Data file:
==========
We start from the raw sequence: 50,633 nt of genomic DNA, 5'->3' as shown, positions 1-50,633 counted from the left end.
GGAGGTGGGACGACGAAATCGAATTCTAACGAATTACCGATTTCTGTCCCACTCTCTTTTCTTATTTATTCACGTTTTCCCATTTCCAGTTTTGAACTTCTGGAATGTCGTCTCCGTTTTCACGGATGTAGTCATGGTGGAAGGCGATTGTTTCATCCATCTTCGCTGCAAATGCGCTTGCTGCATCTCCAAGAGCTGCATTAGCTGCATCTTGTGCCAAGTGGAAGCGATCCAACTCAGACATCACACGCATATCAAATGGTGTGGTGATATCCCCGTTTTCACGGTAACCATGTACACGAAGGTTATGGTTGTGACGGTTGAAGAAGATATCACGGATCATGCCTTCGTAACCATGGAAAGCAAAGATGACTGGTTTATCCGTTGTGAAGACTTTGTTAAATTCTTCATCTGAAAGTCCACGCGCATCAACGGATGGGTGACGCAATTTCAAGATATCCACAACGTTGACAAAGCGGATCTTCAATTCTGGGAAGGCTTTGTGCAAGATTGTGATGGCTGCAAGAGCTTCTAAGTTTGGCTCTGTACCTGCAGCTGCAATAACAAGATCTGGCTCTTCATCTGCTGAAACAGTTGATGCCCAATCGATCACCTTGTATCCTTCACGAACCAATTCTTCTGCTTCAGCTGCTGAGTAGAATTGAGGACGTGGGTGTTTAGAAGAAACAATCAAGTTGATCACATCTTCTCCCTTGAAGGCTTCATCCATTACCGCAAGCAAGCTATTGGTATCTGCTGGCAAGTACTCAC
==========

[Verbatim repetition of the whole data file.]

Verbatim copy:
We start from the raw sequence: 50,633 nt of genomic DNA, 5'->3' as shown, positions 1-50,633 counted from the left end.
GGAGGTGGGACGACGAAATCGAATTCTAACGAATTACCGATTTCTGTCCCACTCTCTTTTCTTATTTATTCACGTTTTCCCATTTCCAGTTTTGAACTTCTGGAATGTCGTCTCCGTTTTCACGGATGTAGTCATGGTGGAAGGCGATTGTTTCATCCATCTTCGCTGCAAATGCGCTTGCTGCATCTCCAAGAGCTGCATTAGCTGCATCTTGTGCCAAGTGGAAGCGATCCAACTCAGACATCACACGCATATCAAATGGTGTGGTGATATCCCCGTTTTCACGGTAACCATGTACACGAAGGTTATGGTTGTGACGGTTGAAGAAGATATCACGGATCATGCCTTCGTAACCATGGAAAGCAAAGATGACTGGTTTATCCGTTGTGAAGACTTTGTTAAATTCTTCATCTGAAAGTCCACGCGCATCAACGGATGGGTGACGCAATTTCAAGATATCCACAACGTTGACAAAGCGGATCTTCAATTCTGGGAAGGCTTTGTGCAAGATTGTGATGGCTGCAAGAGCTTCTAAGTTTGGCTCTGTACCTGCAGCTGCAATAACAAGATCTGGCTCTTCATCTGCTGAAACAGTTGATGCCCAATCGATCACCTTGTATCCTTCACGAACCAATTCTTCTGCTTCAGCTGCTGAGTAGAATTGAGGACGTGGGTGTTTAGAAGAAACAATCAAGTTGATCACATCTTCTCCCTTGAAGGCTTCATCCATTACCGCAAGCAAGCTATTGGTATCTGCTGGCAAGTACTCAC